Jesus fucking christ. I’m speechless.


The power of speech returns to me. That interview by Scalia is pure religiously driven anti-intellectualism — he short-circuits reasoned thought about an issue to fall back on dogma, the doctrine of the Catholic church, and on popular opinion — hey, lots of good Catholics believe in the devil, therefore my belief is justified.

The Catholic church also believes witches should be killed. Does he believe in witches, then, and does he agree that they deserve the death penalty? If a million Catholics thought it was a good idea to strangle a puppy before breakfast, would Scalia be making daily trips to the animal shelter?

This view of Scalia’s is the antithesis of mine. When I was a church-going kid, the final straw for me was going through confirmation classes and being told that good Lutherans had to believe in every word of the Nicene creed. I did not say, “I’m a good Lutheran, therefore I believe this.” I looked critically at what I was asked to believe, judged whether it was true and reasonable, and decided, “I do not believe any of this, therefore I am not a Lutheran.” Or a Christian of any kind, for that matter.

Scalia is a mindless ape. Why is he on the Supreme Court again? Oh, yeah, he was appointed by that senile evil goon, Reagan.

Flying witches and Africans

Leo Igwe has an op-ed on an African problem.

Some months ago, the aviation authorities in Swaziland issued a statement which surprised many people around the globe. They warned that high-flying witches would be penalised. High-flying witches? Be penalised?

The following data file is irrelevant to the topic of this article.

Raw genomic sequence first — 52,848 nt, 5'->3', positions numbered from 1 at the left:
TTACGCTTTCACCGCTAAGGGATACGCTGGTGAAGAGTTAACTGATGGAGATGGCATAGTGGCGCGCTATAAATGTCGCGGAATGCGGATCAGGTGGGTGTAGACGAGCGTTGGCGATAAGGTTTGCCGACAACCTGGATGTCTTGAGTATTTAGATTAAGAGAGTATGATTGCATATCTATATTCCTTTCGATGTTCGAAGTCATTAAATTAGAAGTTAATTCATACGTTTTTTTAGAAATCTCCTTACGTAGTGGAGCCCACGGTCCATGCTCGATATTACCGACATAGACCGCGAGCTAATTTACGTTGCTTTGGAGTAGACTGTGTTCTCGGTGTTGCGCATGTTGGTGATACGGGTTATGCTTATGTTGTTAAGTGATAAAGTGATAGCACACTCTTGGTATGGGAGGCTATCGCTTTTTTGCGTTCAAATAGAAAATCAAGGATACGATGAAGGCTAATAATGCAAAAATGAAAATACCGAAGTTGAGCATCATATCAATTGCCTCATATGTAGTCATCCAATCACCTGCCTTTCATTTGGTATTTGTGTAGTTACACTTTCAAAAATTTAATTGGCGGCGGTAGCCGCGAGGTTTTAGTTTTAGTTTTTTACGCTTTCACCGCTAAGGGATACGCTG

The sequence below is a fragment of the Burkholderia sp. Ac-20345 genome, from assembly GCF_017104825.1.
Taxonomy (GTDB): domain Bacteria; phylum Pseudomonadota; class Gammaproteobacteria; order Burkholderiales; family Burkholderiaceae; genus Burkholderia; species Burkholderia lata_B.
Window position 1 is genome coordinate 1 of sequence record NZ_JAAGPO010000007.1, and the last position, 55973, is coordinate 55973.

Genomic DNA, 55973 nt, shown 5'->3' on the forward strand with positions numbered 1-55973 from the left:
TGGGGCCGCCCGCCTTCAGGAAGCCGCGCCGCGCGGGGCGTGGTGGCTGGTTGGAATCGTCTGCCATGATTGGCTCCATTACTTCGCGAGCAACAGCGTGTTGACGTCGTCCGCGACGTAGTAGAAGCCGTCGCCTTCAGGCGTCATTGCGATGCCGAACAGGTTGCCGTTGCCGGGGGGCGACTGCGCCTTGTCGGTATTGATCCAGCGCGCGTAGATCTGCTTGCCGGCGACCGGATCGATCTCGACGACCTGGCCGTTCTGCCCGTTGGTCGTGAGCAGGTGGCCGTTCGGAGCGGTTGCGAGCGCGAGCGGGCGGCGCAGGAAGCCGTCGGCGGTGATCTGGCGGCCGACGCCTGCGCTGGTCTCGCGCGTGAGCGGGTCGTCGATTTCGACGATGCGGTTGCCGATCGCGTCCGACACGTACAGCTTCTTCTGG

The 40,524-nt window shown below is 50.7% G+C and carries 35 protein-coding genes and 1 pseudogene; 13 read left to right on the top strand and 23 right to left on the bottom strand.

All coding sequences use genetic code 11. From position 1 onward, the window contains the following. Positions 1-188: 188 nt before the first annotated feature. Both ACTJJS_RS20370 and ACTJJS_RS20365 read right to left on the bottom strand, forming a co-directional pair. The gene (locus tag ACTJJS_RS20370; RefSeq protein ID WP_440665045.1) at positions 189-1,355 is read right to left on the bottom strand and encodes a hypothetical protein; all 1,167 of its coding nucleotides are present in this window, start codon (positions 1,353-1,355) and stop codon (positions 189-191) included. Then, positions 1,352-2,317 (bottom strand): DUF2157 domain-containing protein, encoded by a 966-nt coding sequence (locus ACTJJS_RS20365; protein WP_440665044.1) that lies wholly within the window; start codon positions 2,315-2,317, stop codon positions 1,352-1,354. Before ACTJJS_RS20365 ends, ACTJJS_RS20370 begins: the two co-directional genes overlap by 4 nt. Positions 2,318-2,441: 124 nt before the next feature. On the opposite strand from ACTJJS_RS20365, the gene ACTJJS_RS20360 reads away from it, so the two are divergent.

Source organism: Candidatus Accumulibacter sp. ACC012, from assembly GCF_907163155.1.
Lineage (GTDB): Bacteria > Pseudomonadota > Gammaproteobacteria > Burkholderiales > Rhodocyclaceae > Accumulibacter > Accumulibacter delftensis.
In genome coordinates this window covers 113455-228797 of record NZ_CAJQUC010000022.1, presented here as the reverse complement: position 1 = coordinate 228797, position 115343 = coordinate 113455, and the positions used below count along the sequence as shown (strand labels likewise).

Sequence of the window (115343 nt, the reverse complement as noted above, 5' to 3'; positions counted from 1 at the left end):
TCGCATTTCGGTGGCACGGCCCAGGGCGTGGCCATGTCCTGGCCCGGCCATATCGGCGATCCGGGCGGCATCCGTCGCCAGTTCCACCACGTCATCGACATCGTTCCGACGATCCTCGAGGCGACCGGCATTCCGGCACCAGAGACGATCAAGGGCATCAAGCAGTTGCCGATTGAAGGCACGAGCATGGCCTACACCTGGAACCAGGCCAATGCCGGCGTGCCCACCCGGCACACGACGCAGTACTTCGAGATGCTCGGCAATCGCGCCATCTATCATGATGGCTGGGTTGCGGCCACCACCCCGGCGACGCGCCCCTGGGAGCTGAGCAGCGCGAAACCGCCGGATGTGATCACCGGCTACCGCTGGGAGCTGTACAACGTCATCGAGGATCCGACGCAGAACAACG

Swaziland Corporate Affairs Director Sabelo Dlamini actually said, “A witch on a broomstick should not fly above the [150-metre] limit.” Wow!

Of course, on hearing this directive one may think it was something made up by someone bent on discrediting Africa’s last absolute monarchy. Far from it, it was a policy statement from the aviation authorities in Swaziland to regulate ‘witch-flights’ in this 21st century.

He concludes by setting a goal for Africans.

We must break the spell of ignorance that hangs over Africa. Fearful ignorant minds wasting precious resources fighting imaginary witches in winnowing baskets must be replaced with educated, honest people administering the forward progress of an emerging continent with real needs.

Are the authorities in Swaziland and Zimbabwe listening to the future calling?

I hesitated to post this, because it’s all too easy to turn this into a vindication of racist bigotry. But let me remind you that here in mighty America, we have white people claiming to have fought demons, legislators denying global climate change because a god promised not to ever flood us again, and of course, the perennial insistence that we must swear an oath to an invisible boogey man to take public office.

So I have to revise Igwe’s suggestion a little bit: We must break the spell of ignorance that hangs over humanity.